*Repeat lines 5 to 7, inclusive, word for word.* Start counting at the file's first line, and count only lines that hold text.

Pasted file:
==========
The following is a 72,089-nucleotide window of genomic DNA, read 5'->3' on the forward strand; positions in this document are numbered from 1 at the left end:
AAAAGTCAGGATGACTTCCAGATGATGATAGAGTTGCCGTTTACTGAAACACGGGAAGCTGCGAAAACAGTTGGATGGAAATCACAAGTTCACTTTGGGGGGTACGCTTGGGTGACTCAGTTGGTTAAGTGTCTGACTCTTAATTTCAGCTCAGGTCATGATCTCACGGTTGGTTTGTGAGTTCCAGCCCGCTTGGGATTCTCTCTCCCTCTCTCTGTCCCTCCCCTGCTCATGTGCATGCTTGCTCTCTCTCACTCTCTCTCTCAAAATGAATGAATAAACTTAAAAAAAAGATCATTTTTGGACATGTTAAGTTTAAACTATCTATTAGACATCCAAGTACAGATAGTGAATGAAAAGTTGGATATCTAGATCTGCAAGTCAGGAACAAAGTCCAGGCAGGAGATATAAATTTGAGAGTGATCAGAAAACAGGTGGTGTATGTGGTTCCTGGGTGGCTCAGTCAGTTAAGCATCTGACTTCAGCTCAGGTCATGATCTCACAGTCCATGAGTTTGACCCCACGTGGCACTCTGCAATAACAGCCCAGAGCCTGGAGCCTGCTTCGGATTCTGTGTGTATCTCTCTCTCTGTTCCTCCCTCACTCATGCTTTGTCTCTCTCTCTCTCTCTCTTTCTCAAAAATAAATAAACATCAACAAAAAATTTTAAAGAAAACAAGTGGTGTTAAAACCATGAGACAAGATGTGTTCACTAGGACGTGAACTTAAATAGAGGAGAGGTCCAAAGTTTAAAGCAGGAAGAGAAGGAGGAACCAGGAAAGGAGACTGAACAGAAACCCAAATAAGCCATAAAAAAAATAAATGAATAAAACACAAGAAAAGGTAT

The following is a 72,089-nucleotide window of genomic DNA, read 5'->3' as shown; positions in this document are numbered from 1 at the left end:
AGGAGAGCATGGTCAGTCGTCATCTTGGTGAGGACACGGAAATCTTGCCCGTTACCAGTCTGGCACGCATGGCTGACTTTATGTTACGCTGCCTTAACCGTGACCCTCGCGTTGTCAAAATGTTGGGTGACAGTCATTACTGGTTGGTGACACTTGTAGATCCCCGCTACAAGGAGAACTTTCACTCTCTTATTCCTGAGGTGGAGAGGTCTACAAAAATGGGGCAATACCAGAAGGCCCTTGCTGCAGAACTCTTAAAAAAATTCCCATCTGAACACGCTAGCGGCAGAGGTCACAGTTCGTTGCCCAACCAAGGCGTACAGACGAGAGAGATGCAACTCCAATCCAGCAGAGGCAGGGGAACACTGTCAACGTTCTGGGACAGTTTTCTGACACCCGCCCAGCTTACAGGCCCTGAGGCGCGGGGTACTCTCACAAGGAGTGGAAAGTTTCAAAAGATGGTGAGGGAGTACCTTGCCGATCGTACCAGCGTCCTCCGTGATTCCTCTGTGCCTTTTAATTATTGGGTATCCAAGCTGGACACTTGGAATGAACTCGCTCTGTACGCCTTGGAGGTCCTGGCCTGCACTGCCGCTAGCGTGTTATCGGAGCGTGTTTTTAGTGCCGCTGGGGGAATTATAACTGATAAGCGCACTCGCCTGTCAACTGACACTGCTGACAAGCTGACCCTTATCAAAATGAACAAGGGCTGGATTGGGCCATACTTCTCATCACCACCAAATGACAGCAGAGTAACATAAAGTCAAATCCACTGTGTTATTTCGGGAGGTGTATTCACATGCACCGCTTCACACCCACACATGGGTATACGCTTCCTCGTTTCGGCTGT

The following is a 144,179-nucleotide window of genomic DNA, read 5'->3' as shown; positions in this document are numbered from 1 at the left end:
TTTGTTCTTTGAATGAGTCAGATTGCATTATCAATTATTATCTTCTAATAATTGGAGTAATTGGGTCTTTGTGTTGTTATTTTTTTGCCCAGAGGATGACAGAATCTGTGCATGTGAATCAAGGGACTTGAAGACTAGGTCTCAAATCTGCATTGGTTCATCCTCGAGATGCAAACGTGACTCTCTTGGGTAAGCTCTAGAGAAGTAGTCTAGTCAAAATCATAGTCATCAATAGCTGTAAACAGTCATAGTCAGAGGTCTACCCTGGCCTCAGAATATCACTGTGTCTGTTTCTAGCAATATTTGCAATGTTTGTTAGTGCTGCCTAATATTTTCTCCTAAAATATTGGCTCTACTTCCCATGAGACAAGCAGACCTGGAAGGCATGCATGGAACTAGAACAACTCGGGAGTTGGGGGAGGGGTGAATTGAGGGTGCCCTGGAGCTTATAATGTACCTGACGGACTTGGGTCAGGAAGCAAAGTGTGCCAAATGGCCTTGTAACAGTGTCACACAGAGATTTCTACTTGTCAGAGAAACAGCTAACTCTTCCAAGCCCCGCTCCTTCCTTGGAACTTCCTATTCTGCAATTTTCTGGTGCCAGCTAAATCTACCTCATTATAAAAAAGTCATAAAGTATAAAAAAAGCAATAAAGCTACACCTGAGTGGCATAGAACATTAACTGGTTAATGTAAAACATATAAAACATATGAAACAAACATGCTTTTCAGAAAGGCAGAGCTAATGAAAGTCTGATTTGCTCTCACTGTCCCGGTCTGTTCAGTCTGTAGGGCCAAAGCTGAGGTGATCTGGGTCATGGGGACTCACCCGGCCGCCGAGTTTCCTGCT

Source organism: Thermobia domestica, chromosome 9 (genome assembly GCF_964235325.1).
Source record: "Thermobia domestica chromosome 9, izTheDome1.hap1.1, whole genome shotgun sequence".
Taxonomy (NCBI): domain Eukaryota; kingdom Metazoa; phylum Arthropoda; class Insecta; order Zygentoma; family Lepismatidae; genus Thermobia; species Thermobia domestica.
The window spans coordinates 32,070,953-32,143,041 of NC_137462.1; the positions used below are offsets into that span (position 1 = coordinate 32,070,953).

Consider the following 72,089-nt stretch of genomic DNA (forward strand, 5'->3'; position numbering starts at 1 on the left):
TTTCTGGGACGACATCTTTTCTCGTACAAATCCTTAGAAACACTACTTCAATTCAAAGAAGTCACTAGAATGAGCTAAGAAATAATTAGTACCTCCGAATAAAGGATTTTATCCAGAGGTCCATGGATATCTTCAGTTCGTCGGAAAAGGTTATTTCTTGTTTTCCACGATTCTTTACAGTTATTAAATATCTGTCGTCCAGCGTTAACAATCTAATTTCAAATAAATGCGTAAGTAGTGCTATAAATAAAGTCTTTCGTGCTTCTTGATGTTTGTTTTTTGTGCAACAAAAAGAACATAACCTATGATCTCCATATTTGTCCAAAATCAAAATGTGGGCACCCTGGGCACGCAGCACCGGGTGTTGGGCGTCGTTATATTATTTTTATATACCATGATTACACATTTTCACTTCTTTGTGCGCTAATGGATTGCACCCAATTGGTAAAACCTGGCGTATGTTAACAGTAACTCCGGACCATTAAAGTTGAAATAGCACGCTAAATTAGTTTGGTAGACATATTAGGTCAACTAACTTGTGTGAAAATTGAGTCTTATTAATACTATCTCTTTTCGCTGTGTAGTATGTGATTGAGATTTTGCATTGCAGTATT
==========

The following is a 144,179-nucleotide window of genomic DNA, read 5'->3' as shown; positions in this document are numbered from 1 at the left end:
TTTGTTCTTTGAATGAGTCAGATTGCATTATCAATTATTATCTTCTAATAATTGGAGTAATTGGGTCTTTGTGTTGTTATTTTTTTGCCCAGAGGATGACAGAATCTGTGCATGTGAATCAAGGGACTTGAAGACTAGGTCTCAAATCTGCATTGGTTCATCCTCGAGATGCAAACGTGACTCTCTTGGGTAAGCTCTAGAGAAGTAGTCTAGTCAAAATCATAGTCATCAATAGCTGTAAACAGTCATAGTCAGAGGTCTACCCTGGCCTCAGAATATCACTGTGTCTGTTTCTAGCAATATTTGCAATGTTTGTTAGTGCTGCCTAATATTTTCTCCTAAAATATTGGCTCTACTTCCCATGAGACAAGCAGACCTGGAAGGCATGCATGGAACTAGAACAACTCGGGAGTTGGGGGAGGGGTGAATTGAGGGTGCCCTGGAGCTTATAATGTACCTGACGGACTTGGGTCAGGAAGCAAAGTGTGCCAAATGGCCTTGTAACAGTGTCACACAGAGATTTCTACTTGTCAGAGAAACAGCTAACTCTTCCAAGCCCCGCTCCTTCCTTGGAACTTCCTATTCTGCAATTTTCTGGTGCCAGCTAAATCTACCTCATTATAAAAAAGTCATAAAGTATAAAAAAAGCAATAAAGCTACACCTGAGTGGCATAGAACATTAACTGGTTAATGTAAAACATATAAAACATATGAAACAAACATGCTTTTCAGAAAGGCAGAGCTAATGAAAGTCTGATTTGCTCTCACTGTCCCGGTCTGTTCAGTCTGTAGGGCCAAAGCTGAGGTGATCTGGGTCATGGGGACTCACCCGGCCGCCGAGTTTCCTGCT

Source organism: Thermobia domestica, chromosome 9 (genome assembly GCF_964235325.1).